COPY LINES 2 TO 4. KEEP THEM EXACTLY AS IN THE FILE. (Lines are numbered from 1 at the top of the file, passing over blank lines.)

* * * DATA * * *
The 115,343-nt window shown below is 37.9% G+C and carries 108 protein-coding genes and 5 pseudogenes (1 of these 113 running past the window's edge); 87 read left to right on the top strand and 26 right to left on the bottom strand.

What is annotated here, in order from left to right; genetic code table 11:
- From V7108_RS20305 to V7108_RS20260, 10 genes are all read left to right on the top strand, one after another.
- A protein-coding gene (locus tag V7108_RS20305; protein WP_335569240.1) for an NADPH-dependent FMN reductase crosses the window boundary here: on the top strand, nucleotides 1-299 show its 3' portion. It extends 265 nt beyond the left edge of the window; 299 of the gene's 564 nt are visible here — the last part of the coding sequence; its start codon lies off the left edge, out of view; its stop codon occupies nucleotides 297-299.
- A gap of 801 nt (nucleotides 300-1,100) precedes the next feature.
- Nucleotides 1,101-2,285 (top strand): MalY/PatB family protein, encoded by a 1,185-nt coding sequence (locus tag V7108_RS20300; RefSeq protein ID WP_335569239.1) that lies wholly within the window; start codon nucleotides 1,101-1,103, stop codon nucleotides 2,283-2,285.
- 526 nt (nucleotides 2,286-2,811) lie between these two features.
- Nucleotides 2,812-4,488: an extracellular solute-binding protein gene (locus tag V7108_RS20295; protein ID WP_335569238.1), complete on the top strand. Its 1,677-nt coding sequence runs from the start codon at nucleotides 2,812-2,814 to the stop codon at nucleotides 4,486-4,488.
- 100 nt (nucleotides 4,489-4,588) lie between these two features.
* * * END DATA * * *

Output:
What is annotated here, in order from left to right; genetic code table 11:
- From V7108_RS20305 to V7108_RS20260, 10 genes are all read left to right on the top strand, one after another.
- A protein-coding gene (locus tag V7108_RS20305; protein WP_335569240.1) for an NADPH-dependent FMN reductase crosses the window boundary here: on the top strand, nucleotides 1-299 show its 3' portion. It extends 265 nt beyond the left edge of the window; 299 of the gene's 564 nt are visible here — the last part of the coding sequence; its start codon lies off the left edge, out of view; its stop codon occupies nucleotides 297-299.